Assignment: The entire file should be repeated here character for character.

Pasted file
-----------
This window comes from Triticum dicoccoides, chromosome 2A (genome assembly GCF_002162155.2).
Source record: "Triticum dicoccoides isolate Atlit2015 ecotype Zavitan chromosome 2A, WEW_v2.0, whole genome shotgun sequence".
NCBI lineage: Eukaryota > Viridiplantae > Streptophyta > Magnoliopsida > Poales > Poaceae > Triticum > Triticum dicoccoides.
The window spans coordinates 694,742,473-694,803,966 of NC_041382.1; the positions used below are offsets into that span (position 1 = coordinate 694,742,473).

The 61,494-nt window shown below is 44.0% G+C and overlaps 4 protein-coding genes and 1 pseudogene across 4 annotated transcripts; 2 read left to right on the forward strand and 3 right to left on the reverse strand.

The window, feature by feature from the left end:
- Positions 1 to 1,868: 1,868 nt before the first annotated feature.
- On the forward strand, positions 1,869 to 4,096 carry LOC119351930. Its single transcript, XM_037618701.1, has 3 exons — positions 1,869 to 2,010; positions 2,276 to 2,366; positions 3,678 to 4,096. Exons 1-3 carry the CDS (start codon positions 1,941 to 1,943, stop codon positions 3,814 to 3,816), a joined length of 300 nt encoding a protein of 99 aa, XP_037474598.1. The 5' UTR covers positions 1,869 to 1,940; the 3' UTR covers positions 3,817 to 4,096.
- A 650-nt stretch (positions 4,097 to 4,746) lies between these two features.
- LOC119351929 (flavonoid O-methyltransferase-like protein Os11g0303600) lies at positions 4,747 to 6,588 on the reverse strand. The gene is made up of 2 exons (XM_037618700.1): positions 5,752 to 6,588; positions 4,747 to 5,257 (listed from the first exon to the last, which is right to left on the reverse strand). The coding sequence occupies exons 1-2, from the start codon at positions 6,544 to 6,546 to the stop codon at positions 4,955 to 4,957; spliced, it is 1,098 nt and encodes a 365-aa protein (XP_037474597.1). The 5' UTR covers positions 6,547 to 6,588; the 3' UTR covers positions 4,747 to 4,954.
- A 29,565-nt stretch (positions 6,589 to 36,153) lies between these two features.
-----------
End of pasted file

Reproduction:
This window comes from Triticum dicoccoides, chromosome 2A (genome assembly GCF_002162155.2).
Source record: "Triticum dicoccoides isolate Atlit2015 ecotype Zavitan chromosome 2A, WEW_v2.0, whole genome shotgun sequence".
NCBI lineage: Eukaryota > Viridiplantae > Streptophyta > Magnoliopsida > Poales > Poaceae > Triticum > Triticum dicoccoides.
The window spans coordinates 694,742,473-694,803,966 of NC_041382.1; the positions used below are offsets into that span (position 1 = coordinate 694,742,473).

The 61,494-nt window shown below is 44.0% G+C and overlaps 4 protein-coding genes and 1 pseudogene across 4 annotated transcripts; 2 read left to right on the forward strand and 3 right to left on the reverse strand.

The window, feature by feature from the left end:
- Positions 1 to 1,868: 1,868 nt before the first annotated feature.
- On the forward strand, positions 1,869 to 4,096 carry LOC119351930. Its single transcript, XM_037618701.1, has 3 exons — positions 1,869 to 2,010; positions 2,276 to 2,366; positions 3,678 to 4,096. Exons 1-3 carry the CDS (start codon positions 1,941 to 1,943, stop codon positions 3,814 to 3,816), a joined length of 300 nt encoding a protein of 99 aa, XP_037474598.1. The 5' UTR covers positions 1,869 to 1,940; the 3' UTR covers positions 3,817 to 4,096.
- A 650-nt stretch (positions 4,097 to 4,746) lies between these two features.
- LOC119351929 (flavonoid O-methyltransferase-like protein Os11g0303600) lies at positions 4,747 to 6,588 on the reverse strand. The gene is made up of 2 exons (XM_037618700.1): positions 5,752 to 6,588; positions 4,747 to 5,257 (listed from the first exon to the last, which is right to left on the reverse strand). The coding sequence occupies exons 1-2, from the start codon at positions 6,544 to 6,546 to the stop codon at positions 4,955 to 4,957; spliced, it is 1,098 nt and encodes a 365-aa protein (XP_037474597.1). The 5' UTR covers positions 6,547 to 6,588; the 3' UTR covers positions 4,747 to 4,954.
- A 29,565-nt stretch (positions 6,589 to 36,153) lies between these two features.